Therapeutic effect of repetitive transcranial magnetic stimulation on motor function in Parkinson's disease patients

Eur J Neurol. 2003 Sep;10(5):567-72. doi: 10.1046/j.1468-1331.2003.00649.x.


Cortical excitability of the primary motor cortex is altered in patients with Parkinson's disease (PD). Therefore, modulation of cortical excitability by high frequency repetitive transcranial magnetic stimulation (rTMS) of the motor cortex might result in beneficial effects on motor functions in PD. The present study aims to evaluate the effect of rTMS of the motor cortex on motor functions in patients with PD. Thirty-six unmedicated PD patients were included consecutively in this study. The patients were assigned in a randomized pattern to one of two groups, one group receiving real-rTMS (suprathreshold 5-Hz, 2000 pulses once a day for 10 consecutive days) and the second group receiving sham-rTMS using closed envelopes. Total motor section of Unified Parkinson's Disease Rating Scale (UPDRS), walking speed, and self-assessment scale were performed for each patient before rTMS and after the first, fifth, 10th sessions, and then after 1 month. Evaluation of these measures was performed blindly without knowing the type of rTMS. anova for repeated measurements revealed a significant time effect for the total motor UPDRS, walking speed and self-assessment scale during the course of the study in the group of patients receiving real-rTMS (P = 0.0001, 0.001, and 0.002), while no significant changes were observed in the group receiving sham-rTMS except in self-assessment scale (P = 0.019). A 10-day course of real-rTMS resulted in statistically significant long-term improvement of the motor functions in comparison with the sham-rTMS. The rTMS could have a therapeutic role of for PD patients.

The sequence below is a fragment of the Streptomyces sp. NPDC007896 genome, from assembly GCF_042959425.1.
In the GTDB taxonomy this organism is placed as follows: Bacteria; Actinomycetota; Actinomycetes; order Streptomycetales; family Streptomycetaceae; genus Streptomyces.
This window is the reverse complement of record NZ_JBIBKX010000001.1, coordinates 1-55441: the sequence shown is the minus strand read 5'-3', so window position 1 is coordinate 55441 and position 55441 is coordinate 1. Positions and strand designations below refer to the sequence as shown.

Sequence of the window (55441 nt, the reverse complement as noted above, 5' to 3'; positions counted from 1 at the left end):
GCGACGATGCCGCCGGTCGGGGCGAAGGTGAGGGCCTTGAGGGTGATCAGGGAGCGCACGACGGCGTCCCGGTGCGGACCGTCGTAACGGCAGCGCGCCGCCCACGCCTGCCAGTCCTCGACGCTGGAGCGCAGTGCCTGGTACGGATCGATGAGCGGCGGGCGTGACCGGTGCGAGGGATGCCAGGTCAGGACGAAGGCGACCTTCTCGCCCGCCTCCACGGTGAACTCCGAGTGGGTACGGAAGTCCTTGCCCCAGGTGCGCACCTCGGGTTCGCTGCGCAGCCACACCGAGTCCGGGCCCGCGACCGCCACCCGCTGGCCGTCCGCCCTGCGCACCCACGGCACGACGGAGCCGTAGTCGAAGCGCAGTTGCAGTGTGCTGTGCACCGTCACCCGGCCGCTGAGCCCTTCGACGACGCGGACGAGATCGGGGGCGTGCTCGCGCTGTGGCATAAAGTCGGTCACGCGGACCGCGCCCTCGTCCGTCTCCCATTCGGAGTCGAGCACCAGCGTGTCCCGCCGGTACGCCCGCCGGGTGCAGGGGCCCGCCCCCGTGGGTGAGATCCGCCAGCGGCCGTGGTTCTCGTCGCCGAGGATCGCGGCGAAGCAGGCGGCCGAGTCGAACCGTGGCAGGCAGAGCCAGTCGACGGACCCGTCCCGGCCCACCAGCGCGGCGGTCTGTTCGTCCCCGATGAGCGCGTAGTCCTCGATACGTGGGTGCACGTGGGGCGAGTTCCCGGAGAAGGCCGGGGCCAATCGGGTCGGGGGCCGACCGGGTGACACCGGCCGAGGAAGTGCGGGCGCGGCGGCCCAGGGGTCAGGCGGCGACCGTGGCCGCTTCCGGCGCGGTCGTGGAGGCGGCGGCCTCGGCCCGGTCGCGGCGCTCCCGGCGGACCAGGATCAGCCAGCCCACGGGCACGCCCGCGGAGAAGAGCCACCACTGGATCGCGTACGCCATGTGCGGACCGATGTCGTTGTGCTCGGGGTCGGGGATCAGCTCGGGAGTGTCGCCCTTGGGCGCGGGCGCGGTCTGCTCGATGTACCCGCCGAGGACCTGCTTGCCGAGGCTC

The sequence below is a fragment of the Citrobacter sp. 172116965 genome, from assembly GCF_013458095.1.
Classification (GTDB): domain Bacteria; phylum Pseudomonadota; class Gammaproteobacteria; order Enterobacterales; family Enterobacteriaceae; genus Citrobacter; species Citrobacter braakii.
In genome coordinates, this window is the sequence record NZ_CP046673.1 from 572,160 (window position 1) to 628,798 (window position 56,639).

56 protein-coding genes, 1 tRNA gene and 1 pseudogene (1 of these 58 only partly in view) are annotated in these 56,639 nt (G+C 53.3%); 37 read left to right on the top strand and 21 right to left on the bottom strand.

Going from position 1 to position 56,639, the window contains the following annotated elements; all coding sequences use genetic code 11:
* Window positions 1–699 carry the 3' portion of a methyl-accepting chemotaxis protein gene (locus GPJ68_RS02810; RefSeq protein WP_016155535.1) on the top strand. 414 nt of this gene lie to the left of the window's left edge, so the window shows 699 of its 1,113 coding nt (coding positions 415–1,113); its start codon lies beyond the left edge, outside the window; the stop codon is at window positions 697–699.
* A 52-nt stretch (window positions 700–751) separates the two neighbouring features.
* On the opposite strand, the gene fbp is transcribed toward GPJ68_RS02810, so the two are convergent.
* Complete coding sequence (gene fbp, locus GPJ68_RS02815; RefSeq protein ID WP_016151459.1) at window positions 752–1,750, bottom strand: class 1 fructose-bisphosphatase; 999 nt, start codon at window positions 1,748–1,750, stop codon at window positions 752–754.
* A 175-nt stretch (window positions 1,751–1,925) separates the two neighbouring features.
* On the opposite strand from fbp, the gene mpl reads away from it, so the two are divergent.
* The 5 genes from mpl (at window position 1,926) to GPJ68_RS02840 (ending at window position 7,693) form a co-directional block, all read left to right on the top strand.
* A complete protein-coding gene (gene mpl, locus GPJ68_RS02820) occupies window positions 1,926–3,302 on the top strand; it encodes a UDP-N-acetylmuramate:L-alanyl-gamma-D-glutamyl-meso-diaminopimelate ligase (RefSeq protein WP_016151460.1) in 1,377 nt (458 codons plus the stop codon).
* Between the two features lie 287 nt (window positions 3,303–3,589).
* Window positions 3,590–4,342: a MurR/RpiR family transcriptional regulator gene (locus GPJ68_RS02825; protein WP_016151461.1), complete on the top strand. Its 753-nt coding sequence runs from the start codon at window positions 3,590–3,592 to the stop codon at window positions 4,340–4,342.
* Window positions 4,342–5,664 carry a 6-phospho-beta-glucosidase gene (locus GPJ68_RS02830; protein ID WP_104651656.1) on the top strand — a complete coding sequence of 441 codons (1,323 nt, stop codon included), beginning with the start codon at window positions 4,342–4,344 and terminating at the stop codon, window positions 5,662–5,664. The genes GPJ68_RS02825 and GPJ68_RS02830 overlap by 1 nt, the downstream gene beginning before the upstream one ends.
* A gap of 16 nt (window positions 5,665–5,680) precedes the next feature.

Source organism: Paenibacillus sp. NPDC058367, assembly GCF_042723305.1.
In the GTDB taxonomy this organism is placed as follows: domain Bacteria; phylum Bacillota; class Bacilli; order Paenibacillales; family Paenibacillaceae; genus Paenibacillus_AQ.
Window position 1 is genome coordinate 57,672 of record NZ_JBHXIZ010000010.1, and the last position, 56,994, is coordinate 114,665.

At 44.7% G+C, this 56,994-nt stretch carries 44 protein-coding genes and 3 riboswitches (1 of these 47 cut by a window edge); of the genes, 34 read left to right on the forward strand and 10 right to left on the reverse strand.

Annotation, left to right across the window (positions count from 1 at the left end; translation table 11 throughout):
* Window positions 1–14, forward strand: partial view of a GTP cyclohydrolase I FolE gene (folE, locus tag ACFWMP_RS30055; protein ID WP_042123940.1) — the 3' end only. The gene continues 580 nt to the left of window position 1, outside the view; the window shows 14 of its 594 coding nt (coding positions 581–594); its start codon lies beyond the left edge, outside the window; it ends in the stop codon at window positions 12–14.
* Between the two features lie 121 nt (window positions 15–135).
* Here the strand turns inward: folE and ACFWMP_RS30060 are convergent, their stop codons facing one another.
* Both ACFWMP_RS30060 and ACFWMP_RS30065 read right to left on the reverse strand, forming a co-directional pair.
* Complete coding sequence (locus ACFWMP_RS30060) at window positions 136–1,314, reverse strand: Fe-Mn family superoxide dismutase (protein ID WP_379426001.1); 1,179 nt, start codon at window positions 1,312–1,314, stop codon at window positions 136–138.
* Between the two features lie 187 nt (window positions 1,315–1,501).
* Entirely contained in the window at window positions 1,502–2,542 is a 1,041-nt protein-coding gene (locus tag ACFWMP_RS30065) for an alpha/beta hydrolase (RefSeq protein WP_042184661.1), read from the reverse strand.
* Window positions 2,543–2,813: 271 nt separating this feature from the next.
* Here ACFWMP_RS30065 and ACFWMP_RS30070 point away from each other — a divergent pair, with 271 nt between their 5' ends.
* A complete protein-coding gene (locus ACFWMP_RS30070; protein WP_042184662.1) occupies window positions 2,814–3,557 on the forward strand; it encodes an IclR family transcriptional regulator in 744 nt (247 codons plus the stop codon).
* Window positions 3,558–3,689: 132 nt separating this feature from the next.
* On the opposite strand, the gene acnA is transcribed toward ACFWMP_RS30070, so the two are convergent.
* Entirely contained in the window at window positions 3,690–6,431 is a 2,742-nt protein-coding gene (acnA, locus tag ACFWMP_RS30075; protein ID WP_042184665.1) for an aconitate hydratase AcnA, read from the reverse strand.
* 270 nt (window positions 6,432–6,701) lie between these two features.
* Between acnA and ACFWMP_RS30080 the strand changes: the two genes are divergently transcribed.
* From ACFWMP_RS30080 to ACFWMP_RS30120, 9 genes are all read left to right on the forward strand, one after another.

Publication types

  • Clinical Trial
  • Comparative Study
  • Randomized Controlled Trial

MeSH terms

  • Adult
  • Aged
  • Analysis of Variance
  • Electromagnetic Fields*
  • Female
  • Humans
  • Male
  • Middle Aged
  • Motor Skills / physiology*
  • Parkinson Disease / physiopathology*
  • Parkinson Disease / psychology
  • Parkinson Disease / therapy*
  • Reaction Time / physiology